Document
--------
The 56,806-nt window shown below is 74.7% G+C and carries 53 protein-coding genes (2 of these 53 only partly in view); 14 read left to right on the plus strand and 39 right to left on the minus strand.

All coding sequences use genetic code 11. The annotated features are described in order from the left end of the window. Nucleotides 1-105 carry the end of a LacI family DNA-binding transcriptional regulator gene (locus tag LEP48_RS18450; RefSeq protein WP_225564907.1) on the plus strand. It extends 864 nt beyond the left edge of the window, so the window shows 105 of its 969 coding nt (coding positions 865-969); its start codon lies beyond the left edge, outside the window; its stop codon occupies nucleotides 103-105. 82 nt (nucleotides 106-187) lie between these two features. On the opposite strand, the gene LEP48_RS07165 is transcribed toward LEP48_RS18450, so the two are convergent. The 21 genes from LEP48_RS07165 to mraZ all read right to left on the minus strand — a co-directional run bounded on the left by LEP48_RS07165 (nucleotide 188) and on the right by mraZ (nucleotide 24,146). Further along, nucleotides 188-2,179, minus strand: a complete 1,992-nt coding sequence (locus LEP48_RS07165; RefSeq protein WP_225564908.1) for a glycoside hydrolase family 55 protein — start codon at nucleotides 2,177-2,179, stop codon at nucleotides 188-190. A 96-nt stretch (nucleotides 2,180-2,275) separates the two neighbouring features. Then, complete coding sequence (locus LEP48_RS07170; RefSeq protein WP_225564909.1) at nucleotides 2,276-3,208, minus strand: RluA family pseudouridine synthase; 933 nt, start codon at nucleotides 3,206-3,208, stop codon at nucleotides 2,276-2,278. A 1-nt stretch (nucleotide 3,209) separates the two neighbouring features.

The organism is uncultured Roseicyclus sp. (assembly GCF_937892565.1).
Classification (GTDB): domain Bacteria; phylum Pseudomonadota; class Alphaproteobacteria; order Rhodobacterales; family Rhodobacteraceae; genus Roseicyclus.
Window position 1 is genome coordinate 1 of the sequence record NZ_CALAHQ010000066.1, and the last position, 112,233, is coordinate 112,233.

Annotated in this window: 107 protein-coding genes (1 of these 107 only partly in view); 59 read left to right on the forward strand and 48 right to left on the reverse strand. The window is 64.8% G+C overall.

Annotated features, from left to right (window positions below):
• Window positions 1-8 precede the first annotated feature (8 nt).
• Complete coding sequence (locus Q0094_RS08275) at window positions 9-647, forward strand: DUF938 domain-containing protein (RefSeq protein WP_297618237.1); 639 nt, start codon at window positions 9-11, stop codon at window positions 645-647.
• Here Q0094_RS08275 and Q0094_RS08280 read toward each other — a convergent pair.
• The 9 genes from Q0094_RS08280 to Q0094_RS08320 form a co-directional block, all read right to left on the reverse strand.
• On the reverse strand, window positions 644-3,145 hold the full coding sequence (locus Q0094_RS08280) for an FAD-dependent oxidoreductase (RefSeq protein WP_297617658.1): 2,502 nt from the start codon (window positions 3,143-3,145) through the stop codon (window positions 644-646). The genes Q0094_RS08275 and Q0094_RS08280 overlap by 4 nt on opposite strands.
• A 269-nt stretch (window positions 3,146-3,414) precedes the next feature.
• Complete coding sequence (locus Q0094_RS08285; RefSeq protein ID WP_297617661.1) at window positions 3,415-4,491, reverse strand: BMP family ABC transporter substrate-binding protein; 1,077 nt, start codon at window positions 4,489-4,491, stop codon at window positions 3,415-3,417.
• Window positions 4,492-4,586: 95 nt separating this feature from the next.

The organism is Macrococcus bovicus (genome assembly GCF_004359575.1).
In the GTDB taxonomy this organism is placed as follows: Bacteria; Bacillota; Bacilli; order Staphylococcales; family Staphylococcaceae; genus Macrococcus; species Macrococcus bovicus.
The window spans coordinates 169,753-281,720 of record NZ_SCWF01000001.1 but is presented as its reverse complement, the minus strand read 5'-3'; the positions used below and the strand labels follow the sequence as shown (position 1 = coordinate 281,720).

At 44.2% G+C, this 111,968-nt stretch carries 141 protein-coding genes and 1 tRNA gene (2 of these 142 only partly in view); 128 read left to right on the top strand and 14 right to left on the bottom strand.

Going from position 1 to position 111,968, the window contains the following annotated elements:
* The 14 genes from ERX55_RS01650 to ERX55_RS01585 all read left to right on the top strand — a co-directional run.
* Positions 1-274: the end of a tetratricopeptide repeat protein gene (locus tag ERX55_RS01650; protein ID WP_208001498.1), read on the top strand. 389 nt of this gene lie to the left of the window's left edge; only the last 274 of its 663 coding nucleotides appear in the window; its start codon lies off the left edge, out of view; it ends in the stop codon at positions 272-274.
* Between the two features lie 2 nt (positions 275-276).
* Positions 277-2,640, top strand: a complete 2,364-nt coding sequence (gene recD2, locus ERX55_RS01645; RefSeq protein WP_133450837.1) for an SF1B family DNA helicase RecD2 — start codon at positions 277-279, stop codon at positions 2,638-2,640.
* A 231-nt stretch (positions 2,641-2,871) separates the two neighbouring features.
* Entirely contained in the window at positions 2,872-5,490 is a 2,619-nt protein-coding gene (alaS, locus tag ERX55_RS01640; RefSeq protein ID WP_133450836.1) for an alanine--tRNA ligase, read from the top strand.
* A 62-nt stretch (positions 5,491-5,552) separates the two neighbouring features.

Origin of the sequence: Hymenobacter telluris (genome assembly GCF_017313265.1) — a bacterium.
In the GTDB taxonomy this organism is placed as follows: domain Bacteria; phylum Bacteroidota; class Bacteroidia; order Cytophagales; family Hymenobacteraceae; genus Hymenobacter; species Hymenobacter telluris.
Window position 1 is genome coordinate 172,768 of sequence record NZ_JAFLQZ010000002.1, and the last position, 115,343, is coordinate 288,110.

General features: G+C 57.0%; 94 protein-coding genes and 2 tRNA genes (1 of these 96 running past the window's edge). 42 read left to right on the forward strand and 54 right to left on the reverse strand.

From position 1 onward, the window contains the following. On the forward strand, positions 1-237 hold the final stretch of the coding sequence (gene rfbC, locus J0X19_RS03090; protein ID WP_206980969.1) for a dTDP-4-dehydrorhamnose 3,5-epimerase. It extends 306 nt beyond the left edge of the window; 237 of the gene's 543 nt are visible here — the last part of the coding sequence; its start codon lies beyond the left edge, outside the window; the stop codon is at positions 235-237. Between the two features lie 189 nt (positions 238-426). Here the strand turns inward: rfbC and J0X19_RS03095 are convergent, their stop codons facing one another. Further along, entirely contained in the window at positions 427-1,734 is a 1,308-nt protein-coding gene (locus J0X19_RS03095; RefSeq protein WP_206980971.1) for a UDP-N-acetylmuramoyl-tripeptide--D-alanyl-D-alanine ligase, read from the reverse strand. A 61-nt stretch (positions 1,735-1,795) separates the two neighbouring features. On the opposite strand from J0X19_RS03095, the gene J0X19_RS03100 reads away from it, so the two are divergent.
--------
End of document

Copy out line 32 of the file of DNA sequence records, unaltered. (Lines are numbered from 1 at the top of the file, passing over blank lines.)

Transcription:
From position 1 onward, the window contains the following. On the forward strand, positions 1-237 hold the final stretch of the coding sequence (gene rfbC, locus J0X19_RS03090; protein ID WP_206980969.1) for a dTDP-4-dehydrorhamnose 3,5-epimerase. It extends 306 nt beyond the left edge of the window; 237 of the gene's 543 nt are visible here — the last part of the coding sequence; its start codon lies beyond the left edge, outside the window; the stop codon is at positions 235-237. Between the two features lie 189 nt (positions 238-426). Here the strand turns inward: rfbC and J0X19_RS03095 are convergent, their stop codons facing one another. Further along, entirely contained in the window at positions 427-1,734 is a 1,308-nt protein-coding gene (locus J0X19_RS03095; RefSeq protein WP_206980971.1) for a UDP-N-acetylmuramoyl-tripeptide--D-alanyl-D-alanine ligase, read from the reverse strand. A 61-nt stretch (positions 1,735-1,795) separates the two neighbouring features. On the opposite strand from J0X19_RS03095, the gene J0X19_RS03100 reads away from it, so the two are divergent.